Top 5 Things You Need to Know When Diagnosed with IBS
Being diagnosed with irritable bowel syndrome (IBS) can be a very frustrating process.
You’ve gone through a laundry list of diagnostic tests, different possible diagnoses, and multiple specialists.
Not to mention the uncomfortable symptoms you’ve endured during your journey to find an answer – bloating, abdominal discomfort, diarrhea, constipation or both.
You might have even lost hope that any solution might come at all.
But, when the diagnosis finally comes, in the form of IBS, it can be very disappointing.
You expect a treatment, you expect action, you expect relief!
Yet, you’re met with nothing more than a label. A label stating that you have a group of symptoms, which you already knew before you were diagnosed.
The problem is most doctors can’t tell you the root cause of your IBS or any specific treatments to help cure you– so you feel like you’re back to square one.
Yes, irritable bowel syndrome can be confusing for both patients and doctors. This is because there are different subtypes, different routes of treatment, and even different hidden causes.
To help ease your frustration, we’ve put together the top 5 things you need to know about your IBS diagnosis your doctor probably didn’t tell you.
1. The Rome IV IBS Diagnostic Criteria is Flawed
The Rome IV diagnostic criteria is not set in stone – hence why they are on their 4th revision of it.
More and more research is being done on IBS and when new statistics are unveiled, they have to update the diagnostic criteria to include yet another measure.
Irritable bowel syndrome is not a single disease with a single cause. There are no biomarkers for this disease– it’s all based on the patient’s symptoms.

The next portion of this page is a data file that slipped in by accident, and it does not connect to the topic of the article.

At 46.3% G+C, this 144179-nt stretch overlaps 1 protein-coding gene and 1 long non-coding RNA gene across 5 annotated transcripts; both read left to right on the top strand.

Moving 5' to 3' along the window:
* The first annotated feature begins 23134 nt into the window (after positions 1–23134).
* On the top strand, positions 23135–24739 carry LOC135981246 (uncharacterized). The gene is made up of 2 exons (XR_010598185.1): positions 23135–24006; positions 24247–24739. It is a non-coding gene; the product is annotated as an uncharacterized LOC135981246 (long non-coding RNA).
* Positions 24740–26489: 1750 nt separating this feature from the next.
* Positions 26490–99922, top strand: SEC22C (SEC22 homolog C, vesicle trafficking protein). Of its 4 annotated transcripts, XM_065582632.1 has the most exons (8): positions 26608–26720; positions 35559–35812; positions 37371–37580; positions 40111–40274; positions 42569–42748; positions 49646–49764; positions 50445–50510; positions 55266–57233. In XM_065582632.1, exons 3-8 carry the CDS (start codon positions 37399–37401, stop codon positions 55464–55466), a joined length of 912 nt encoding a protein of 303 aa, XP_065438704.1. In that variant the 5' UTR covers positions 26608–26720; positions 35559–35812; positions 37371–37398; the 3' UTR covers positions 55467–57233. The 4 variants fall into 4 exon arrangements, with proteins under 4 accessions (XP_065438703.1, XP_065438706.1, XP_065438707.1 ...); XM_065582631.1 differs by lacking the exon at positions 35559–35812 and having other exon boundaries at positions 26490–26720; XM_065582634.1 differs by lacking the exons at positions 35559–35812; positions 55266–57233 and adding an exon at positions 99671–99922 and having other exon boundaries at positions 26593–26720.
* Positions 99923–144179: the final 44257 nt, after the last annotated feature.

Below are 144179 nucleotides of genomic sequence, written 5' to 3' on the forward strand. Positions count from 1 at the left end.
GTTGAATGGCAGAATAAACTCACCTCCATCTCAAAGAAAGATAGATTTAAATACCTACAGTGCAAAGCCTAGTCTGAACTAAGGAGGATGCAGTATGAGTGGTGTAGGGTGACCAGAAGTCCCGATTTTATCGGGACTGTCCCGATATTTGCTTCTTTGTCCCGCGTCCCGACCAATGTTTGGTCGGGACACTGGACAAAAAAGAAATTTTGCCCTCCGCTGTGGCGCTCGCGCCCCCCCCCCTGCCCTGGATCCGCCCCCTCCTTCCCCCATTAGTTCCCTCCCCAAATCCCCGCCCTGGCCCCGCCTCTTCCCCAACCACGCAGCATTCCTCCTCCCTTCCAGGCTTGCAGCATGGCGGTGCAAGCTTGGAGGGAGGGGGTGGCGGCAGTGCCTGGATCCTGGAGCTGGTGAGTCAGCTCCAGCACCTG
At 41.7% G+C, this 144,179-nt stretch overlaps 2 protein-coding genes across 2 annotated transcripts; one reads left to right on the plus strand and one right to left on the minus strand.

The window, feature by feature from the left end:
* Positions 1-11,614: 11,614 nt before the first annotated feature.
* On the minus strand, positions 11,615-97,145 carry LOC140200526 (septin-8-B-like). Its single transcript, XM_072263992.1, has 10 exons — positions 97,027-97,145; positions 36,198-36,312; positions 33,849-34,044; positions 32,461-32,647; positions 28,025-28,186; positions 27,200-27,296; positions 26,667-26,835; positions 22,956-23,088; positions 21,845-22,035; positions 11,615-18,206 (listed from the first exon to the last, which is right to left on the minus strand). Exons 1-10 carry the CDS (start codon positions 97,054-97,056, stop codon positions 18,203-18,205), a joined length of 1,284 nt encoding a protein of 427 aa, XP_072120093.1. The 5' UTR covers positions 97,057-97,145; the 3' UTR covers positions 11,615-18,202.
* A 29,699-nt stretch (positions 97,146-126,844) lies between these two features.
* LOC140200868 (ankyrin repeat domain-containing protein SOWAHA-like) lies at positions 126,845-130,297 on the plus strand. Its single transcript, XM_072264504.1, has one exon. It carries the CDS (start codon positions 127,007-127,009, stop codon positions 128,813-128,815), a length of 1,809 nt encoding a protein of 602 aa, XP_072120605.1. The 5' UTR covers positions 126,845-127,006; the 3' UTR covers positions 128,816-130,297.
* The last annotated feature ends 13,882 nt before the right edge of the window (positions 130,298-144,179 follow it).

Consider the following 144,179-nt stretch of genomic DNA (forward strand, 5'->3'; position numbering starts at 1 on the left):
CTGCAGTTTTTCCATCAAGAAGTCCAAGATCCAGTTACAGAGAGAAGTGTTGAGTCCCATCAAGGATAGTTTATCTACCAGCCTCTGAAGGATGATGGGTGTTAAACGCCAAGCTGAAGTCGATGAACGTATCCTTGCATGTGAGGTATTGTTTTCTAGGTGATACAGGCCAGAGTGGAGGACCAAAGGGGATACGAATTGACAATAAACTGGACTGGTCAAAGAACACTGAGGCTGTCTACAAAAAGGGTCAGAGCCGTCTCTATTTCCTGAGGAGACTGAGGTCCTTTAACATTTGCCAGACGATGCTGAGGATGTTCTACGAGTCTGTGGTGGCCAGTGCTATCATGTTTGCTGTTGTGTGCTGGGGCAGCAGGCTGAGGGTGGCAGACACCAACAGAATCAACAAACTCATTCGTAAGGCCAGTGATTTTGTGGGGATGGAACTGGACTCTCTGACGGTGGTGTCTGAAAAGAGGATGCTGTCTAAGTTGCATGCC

The Rome Criteria states that to be diagnosed with IBS all you need is abdominal pain related to defecation and a change in stool pattern for at least the past 3 months.
The criteria doesn’t take into account bloating, which is one of the main symptoms of IBS.
This broad criteria puts a lot of people under the IBS label– which gives some doctors the easy way out to say, “Oh well, you have IBS.” This is where it becomes frustrating.
The doctors stop being proactive in looking for the cause of your IBS symptoms. But only when you find the cause of your IBS can you find true relief.
2. IBS Treatments Targeting Symptoms are Ineffective
Since the root cause of IBS is unknown, the treatments only target the symptoms and not the cause. These treatments can be very costly and are known to be temporary fixes with only minimal efficacy.
Do any of the following suggested treatments sound familiar?
- Avoid high gas foods
- Drink plenty of fluids
- Take a laxative, fiber supplement, or anti-diarrheal
- Exercise regularly
- Try antidepressants, antispasmodics, or pain medications
The treatments listed above are conventional IBS treatments. If you notice these treatments target just the symptoms – intestinal motility and pain.
Surprisingly, some of the prescribed medications for your IBS symptoms have side effects that actually cause abdominal pain, nausea, and constipation.
This only adds to your long list of symptoms.
If you have a fire in your house and you extinguish just the outer flames – does the fire ever burn out?